Monday, December 13, 2004

Still a NJ Cynic

Some major newspaper stories about former nominee for the post of Homeland Security chief, Bernard Kerik. Some people go more for the jugular than others.

CNN -just the illegal alien employee angle. OK, so he hired a Mexican nanny. Anyone can make that kind of mistake, right?

NYT - ties to a company with mob connections. Ooh, mob connections, never good. Taking cash gifts? Even more not good.

Washington Post - "hounded" Judy Regan. Hmm, veiled allegations that the man has enjoyed more than a friendship with the famous publisher, but couched in terms as to make her look uninvolved...

NY Daily News - love nest in battery park. Finally, allegations brought right out as facts, not implying that Regan wasn't involved at all, but still smacking of Regan-camp spin ("stunningly attractive head of her own book publishing company"?). And, throwing another woman into the mix, on top of it.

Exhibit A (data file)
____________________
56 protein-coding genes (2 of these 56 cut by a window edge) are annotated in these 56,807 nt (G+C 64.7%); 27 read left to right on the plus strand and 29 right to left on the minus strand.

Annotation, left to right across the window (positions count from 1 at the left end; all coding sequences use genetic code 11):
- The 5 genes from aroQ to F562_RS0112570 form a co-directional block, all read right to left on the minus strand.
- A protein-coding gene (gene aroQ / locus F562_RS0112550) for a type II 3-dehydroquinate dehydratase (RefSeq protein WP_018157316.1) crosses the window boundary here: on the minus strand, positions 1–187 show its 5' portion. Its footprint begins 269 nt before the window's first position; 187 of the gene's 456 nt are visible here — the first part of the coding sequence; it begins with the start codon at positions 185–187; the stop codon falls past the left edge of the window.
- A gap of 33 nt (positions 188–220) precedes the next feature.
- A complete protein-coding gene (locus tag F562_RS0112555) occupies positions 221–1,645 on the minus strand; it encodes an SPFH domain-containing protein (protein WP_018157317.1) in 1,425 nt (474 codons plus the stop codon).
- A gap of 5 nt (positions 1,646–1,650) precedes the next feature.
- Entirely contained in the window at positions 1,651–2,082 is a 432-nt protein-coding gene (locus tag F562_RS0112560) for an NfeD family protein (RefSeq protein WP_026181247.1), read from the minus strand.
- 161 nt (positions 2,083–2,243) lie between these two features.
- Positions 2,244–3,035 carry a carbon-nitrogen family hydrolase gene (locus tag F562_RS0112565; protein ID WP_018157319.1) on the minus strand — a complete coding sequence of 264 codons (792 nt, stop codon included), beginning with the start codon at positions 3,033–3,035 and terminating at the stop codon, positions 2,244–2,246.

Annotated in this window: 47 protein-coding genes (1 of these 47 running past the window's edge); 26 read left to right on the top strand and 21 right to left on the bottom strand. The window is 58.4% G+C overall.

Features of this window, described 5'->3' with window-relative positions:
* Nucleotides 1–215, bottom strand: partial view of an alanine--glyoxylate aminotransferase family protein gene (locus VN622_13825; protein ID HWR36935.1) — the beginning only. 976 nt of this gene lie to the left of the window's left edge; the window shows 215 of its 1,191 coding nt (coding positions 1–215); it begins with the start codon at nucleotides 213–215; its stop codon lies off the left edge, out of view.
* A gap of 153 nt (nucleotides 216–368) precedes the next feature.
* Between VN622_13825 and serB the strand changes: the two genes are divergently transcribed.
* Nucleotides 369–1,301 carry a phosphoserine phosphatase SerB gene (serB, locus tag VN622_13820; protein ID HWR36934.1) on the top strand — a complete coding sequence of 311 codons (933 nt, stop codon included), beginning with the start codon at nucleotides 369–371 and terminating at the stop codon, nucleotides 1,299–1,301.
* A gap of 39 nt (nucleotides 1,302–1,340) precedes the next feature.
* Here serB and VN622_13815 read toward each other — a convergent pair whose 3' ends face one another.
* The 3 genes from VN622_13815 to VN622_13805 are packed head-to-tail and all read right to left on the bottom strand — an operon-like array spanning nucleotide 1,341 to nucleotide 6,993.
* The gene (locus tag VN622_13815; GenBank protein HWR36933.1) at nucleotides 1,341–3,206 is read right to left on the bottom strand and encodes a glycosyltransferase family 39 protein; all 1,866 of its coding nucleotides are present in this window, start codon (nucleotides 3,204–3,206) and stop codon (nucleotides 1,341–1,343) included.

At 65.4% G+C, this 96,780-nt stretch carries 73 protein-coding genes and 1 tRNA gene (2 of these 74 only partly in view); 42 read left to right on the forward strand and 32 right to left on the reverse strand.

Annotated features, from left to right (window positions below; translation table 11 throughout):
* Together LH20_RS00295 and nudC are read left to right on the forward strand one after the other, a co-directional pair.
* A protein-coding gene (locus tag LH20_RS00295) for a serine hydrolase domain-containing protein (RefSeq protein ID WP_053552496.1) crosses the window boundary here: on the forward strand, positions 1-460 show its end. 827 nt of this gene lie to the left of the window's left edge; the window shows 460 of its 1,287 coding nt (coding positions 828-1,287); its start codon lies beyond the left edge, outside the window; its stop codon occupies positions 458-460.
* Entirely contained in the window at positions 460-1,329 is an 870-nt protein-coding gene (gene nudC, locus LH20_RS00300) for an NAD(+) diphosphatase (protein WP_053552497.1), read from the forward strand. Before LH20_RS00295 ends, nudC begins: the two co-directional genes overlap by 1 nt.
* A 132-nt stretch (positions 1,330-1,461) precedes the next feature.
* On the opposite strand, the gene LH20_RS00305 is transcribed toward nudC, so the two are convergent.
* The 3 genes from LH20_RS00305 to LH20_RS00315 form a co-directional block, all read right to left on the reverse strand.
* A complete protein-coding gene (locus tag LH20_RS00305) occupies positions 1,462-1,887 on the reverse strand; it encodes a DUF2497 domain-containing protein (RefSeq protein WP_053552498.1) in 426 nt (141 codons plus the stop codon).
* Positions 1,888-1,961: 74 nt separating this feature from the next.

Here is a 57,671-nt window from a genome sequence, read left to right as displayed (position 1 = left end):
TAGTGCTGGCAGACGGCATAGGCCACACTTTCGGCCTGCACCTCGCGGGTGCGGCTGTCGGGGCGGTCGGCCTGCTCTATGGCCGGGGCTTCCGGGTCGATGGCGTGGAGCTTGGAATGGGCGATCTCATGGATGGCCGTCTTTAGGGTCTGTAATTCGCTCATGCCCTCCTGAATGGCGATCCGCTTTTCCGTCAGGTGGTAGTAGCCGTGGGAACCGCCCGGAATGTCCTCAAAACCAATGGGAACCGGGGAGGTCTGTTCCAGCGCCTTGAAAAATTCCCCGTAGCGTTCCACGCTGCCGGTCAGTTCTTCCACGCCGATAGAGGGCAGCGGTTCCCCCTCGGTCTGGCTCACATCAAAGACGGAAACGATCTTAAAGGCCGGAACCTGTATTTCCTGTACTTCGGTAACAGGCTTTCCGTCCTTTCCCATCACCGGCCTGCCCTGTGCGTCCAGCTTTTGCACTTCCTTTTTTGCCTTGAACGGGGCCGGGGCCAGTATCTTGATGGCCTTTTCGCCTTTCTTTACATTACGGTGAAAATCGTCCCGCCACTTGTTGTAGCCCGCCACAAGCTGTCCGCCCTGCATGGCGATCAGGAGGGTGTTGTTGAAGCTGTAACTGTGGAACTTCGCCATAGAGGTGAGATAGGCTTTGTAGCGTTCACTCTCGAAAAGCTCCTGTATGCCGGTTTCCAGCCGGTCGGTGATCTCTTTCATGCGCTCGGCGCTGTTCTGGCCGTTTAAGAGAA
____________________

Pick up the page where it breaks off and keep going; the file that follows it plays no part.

OK, so the guy has done every sneaky thing we've seen politicians accused of, short of murder (actually, I'm glad about that!). Here's my issue: I personally believe that almost (nothing is absolute in this world) EVERY politician has stuff like this in his closet. According to an ABC show, Primetime, 22 percent of males 50-64 admit to cheating on a spouse. A lot of people run around. Dealing with companies that have ties to organized crime? Tougher statistic to call for obvious reasons, but really, I bet the numbers are up there.

Here comes the cynical part. If so many people are doing it, and so many are getting away with it, then why not Kerik? I'm guessing that he crossed the wrong person. In the world of public officials, there are people that wield a lot of power. The kind of power that can make stories like this come out, or go away. It looks to me like Bernie made the wrong person angry, and now he doesn't get to join the exclusive club that he was up for membership in. Heck, maybe it was his lack of pedigree that inspired the press-driven expose-a-thon, we'll never know.

Sorry Bernie, guess we'll never find out what kind of job you would have done.

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